It wasn’t supposed to be like this. 2005 was poised as the year of underground Hip Hop. It was penciled in, and practically every indie rapper under the sun stood in the green room, anxiously clutching their crossover albums in one hand, backpack straps in the other. Years of “next rap explosion” were set to culminate in a complete industry takeover; or to be more accurate, a taking back of this genre once so respectable. When the curtain rose on the year, however, the mass market had already gone home, and thousands of liberal arts students seemed suddenly aware that a Slug is a sea mollusk, and Aesop told stories to little kids.
“There has to be a reason for it,” says Sage Francis, one of the frontrunners of the scene. Last year Sage released the critically lauded, commercially ignored A Healthy Distrust on the heavily punk rock Epitaph label, a move that seemed to only confirm the underground’s mainstream momentum. Entertainment Weekly praised the album’s “ferocity,” and Blender said, “His fire-and-brimstone confessionals are as complex as they are venomous.” What’s more, the Rhode Island native, along with contemporaries MF Doom, Immortal Technique, and K-Os, rocked the annual Coachella Festival in California last summer. “It was a hundred degrees out and it was just miserable,” says Francis. “I had been watching the other performers and I got a real sick feeling. I kind of screamed out ‘I hate Weezer!’ and fuckin’ plowed into our set. I could say that was one of my favorite performances to date.” It may not move millions of units, but this is still rap, and if there’s one characteristic the underground world will not surrender, it’s attitude, and despite the rough year, Francis remains firm. “I think mainstream rap is at the same stage big-hair rock was in the late 80′s,” says Francis. “I mean people are getting burned out on it.” Sage points to a black hole of charisma from the superstars of right now, as opposed to say LL Cool J in the 80′s or Jay-Z in the 90′s. “There’s always gonna be sub par people getting accolades. But they’re not even entertaining like Britney Spears is!” Referring to last year’s particularly infuriating MTV VMA’s, in which host Diddy literally tossed out jewelry and cash, giving an entire genre an even worse name in one fell swoop, Sage points out, “These guys can’t even rap and it’s their job. I’m not saying they should be flashy. I’m not saying they should have dance routines, although they might as well. They’re just trying to get over on the power of their hit and mope around on stage like fuckin’ idiots.”
In the last couple of years, the largest amount of buzz has circled around another self-proclaimed “backpacker.” Kanye West, before the gold diggers and Jesus poses, wore Polo shirts and spit verses that bore more than a passing resemblance to what emo rappers like Atmosphere had been playing with for years. West didn’t just come from out of nowhere; he seemed to represent the perfect spawn of “conscious” rap like Mos Def and Aceyalone, and the flashy materialism of the Dirty. There may have been, however, some wolf in the sheep’s linen suit, and Francis claims to see through it all. Throwing Common in the mix for good measure, he says, “I don’t buy it. I’ve followed them through the years. I’ve listened to how they talk. I’ve seen them live and it doesn’t translate. I’m not gonna buy into them being ultra-conscious, pro-black leaders. I didn’t listen to [Late Registration] cause I felt duped by the first album.”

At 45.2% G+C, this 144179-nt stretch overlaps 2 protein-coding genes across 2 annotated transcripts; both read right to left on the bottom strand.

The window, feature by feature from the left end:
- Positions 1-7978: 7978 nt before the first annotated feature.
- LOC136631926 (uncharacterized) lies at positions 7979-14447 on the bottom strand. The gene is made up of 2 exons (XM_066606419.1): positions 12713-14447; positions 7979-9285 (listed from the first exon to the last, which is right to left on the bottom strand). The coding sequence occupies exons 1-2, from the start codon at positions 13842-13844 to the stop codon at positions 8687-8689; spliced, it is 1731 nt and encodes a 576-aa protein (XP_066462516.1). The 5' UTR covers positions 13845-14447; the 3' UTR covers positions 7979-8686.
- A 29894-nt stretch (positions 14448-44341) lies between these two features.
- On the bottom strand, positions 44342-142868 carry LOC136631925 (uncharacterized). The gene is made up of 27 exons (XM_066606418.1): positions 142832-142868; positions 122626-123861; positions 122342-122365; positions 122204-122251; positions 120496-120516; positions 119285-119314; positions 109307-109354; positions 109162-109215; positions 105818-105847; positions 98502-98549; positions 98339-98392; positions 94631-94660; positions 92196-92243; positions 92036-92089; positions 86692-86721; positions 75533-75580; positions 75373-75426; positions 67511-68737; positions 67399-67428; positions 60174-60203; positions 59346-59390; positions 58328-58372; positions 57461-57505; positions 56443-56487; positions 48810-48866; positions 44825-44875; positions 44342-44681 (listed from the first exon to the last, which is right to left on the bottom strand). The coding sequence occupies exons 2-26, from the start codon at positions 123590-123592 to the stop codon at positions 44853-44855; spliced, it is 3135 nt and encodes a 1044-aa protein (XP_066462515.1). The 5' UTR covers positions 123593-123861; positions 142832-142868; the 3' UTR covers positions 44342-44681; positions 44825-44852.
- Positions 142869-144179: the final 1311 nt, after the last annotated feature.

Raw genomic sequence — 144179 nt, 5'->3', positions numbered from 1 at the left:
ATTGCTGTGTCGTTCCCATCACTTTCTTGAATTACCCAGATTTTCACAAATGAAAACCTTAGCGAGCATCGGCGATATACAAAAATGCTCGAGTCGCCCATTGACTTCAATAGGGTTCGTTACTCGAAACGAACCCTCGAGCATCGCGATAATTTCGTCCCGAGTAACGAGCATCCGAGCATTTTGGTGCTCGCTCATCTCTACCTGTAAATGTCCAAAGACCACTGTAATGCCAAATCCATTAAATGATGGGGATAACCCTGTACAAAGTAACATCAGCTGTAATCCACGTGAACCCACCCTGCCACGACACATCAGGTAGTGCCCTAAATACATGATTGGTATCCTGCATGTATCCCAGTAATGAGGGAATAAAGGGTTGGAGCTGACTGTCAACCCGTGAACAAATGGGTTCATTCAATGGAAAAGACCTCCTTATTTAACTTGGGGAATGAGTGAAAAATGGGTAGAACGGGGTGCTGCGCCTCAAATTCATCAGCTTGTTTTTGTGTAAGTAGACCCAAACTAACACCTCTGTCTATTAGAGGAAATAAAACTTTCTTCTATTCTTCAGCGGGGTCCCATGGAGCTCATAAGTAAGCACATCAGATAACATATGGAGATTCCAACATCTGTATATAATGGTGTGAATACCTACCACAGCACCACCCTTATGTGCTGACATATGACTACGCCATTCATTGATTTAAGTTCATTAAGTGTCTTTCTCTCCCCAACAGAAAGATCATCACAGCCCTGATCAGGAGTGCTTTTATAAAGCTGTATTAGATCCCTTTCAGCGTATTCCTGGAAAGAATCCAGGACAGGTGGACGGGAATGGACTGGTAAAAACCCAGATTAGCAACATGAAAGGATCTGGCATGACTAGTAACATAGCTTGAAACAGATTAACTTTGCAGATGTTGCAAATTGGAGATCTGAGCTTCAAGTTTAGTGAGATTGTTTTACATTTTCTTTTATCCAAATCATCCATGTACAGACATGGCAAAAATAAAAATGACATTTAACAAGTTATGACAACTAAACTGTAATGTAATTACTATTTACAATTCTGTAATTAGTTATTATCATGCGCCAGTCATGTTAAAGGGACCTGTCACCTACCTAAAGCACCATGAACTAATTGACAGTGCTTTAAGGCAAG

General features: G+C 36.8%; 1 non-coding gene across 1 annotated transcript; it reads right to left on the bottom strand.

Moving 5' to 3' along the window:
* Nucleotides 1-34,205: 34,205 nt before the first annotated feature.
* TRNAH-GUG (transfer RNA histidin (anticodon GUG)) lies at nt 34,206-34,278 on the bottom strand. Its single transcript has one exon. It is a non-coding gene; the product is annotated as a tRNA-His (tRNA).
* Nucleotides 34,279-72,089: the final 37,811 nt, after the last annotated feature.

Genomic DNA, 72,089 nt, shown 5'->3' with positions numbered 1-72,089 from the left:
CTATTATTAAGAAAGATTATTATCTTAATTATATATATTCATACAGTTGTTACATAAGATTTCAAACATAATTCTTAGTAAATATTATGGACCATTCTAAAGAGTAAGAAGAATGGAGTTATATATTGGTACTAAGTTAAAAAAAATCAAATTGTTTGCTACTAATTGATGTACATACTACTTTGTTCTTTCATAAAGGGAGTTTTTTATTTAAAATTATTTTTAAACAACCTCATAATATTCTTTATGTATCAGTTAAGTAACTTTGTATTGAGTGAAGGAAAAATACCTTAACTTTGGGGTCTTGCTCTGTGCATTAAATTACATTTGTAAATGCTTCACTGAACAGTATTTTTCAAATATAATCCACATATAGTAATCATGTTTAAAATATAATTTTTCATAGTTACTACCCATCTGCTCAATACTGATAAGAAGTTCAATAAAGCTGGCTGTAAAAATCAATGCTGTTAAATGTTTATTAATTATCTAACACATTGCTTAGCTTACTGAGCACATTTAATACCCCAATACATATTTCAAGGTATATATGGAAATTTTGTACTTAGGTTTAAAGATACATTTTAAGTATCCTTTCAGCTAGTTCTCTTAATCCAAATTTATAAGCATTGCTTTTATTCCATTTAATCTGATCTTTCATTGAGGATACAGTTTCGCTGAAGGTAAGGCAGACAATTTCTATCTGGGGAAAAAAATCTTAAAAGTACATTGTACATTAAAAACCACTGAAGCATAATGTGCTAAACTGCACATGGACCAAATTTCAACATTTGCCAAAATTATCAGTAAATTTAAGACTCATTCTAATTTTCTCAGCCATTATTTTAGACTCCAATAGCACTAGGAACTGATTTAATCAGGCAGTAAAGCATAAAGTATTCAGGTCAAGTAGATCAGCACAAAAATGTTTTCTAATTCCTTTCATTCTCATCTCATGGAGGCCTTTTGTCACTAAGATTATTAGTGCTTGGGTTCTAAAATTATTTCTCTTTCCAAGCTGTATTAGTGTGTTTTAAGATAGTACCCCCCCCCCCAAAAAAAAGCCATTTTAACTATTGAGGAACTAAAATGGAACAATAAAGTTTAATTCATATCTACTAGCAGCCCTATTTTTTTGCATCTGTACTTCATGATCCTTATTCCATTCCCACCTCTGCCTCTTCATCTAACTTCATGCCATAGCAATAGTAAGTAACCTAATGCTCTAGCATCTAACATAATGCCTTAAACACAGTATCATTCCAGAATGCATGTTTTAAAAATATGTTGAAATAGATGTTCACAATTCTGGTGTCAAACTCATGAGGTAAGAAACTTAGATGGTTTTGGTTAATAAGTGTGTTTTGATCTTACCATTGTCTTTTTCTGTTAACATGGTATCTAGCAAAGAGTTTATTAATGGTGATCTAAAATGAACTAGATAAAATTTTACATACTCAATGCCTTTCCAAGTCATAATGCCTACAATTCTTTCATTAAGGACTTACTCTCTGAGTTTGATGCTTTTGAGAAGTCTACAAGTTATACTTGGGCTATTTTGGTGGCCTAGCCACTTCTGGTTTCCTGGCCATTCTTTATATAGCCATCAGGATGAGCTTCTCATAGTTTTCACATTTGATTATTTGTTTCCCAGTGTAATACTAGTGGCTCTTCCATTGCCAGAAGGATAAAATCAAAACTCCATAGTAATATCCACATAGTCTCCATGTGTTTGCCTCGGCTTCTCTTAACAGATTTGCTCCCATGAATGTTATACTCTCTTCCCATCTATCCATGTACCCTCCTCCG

Francis says he is taking some time off this year, but with the nation facing another election that may actually be important for our future, don’t expect an artist coming off a tour sponsored by Knowmore.org (a heavily left-leaning news site), and who made his name with “Makeshift Patriot,” a response to the trampling of civil rights in the wake of 9/11, to stay quiet for long. “I think [Katrina] raised the consciousness to problems in America really well,” says Sage. “That’s the only upside. Maybe this is one step closer to Bush getting impeached. Just getting everyone on the same page, like ‘Holy cow, this guy is incompetent. He doesn’t care.’”
Sound like a familiar refrain? Perhaps the alienation gap between true underground rap and Mr. West isn’t all that large after all. “Yeah, he’s the guy who said it,” admits Sage. “Everyone else was not saying it. I tip my hat to that. Does he truly understand the complexities of what happens in our country and what happens worldwide? No, I don’t think he does. I think he’s an arrogant loudmouth, [but] I think it’s important that he used the opportunity.”
And it’s here we get to the very core of why indie rap’s bubble burst last year. Why A Healthy Distrust, along with every single underground Hip Hop record last year failed to clear 100,000. Why, for example, Sage Francis’ eloquent dissection of “Slow Down Gandhi,” (Who’s the one to blame for this strain in my vocal chords/ Who can pen a hateful threat but can’t hold a sword/ It’s the same who complain about the global war/But can’t overthrow the local joker that they voted for) can never compete with “George Bush doesn’t care about black people.” What practically any music executive, MTV production assistant, or even retail chain clerk can tell you is that mainstream has no time for all that. Sound bites. Chi-lites samples. White tees. In a modern music business hemorrhaging cash, an industry that can no longer afford to take “chances” or nurture “talent,” playing their game is a survival instinct.
Lucky for us the underground scene only knows how to play Dominoes.
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